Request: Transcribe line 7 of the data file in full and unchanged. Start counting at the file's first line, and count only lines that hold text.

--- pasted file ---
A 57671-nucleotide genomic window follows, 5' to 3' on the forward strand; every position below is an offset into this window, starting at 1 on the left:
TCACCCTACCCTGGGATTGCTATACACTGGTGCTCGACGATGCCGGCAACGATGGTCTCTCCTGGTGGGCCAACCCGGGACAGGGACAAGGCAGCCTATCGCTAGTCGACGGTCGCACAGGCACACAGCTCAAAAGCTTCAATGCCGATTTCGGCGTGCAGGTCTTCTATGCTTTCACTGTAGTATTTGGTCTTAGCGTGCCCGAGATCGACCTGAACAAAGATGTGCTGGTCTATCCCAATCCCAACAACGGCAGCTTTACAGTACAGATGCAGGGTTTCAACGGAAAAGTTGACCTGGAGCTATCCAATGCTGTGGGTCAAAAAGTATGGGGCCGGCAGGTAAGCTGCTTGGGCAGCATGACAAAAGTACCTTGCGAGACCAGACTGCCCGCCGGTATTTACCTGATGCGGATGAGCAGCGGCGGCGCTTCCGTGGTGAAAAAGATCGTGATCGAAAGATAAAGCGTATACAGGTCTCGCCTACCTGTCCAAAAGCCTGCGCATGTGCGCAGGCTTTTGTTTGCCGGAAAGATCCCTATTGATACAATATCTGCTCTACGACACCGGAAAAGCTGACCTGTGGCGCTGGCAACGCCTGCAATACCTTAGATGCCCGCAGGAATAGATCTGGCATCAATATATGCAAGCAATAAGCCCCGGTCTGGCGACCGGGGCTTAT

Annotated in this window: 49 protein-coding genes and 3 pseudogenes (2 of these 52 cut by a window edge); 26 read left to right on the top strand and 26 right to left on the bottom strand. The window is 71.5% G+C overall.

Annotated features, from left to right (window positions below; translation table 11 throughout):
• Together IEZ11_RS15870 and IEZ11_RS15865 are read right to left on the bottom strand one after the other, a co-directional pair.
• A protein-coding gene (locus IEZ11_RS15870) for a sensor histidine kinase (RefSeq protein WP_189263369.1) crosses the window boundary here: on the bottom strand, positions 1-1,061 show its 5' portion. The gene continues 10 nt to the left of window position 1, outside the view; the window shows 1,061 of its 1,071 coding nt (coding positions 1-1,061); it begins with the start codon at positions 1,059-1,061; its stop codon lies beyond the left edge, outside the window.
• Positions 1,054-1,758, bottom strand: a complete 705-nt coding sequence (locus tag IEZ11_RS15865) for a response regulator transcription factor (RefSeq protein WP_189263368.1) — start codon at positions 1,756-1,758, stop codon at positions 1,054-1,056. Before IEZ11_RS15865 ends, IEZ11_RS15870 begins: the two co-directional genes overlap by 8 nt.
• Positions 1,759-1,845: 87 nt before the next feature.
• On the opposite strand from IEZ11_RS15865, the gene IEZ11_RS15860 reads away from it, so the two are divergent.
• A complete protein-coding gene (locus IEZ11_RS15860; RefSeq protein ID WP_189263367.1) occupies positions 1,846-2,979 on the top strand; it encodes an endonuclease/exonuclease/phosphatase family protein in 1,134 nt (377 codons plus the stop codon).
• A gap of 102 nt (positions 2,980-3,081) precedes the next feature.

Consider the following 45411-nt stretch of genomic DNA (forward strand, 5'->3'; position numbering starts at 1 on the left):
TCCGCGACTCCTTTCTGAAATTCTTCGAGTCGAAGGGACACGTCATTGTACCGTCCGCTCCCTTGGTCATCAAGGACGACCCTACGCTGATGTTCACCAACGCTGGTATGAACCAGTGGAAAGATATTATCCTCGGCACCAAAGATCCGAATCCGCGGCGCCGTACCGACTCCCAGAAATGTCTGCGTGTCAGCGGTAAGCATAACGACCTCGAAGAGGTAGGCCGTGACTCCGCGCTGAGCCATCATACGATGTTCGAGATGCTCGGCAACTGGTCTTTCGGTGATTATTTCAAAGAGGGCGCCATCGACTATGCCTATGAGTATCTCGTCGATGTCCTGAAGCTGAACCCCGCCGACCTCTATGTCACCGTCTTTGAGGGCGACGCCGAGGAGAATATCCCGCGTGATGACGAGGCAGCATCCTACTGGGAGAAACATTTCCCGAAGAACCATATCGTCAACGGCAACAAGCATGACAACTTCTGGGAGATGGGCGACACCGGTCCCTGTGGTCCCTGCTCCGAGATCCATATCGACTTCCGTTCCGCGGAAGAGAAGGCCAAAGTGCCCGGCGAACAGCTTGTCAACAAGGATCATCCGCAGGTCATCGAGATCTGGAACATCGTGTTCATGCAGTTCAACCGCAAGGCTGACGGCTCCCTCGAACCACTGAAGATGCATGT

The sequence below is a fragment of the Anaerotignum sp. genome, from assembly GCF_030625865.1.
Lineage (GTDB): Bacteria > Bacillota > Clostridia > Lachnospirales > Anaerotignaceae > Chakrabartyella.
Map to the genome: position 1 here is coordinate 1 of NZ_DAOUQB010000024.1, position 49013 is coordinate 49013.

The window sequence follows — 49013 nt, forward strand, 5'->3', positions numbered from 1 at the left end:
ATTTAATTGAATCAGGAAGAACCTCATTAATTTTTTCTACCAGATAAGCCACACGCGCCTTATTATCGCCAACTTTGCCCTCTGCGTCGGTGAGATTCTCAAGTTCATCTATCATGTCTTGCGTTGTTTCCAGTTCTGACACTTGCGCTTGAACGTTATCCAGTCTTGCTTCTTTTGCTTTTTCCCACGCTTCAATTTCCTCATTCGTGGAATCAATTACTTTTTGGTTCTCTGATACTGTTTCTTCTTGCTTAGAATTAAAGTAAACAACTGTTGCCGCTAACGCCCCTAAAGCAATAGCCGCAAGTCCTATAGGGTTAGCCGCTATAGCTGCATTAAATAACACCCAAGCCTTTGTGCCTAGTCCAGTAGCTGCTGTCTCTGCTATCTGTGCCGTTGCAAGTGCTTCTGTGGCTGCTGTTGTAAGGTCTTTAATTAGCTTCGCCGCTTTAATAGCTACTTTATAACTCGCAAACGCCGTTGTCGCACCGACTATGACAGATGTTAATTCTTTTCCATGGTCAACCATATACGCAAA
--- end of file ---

• Positions 1,054-1,758, bottom strand: a complete 705-nt coding sequence (locus tag IEZ11_RS15865) for a response regulator transcription factor (RefSeq protein WP_189263368.1) — start codon at positions 1,756-1,758, stop codon at positions 1,054-1,056. Before IEZ11_RS15865 ends, IEZ11_RS15870 begins: the two co-directional genes overlap by 8 nt.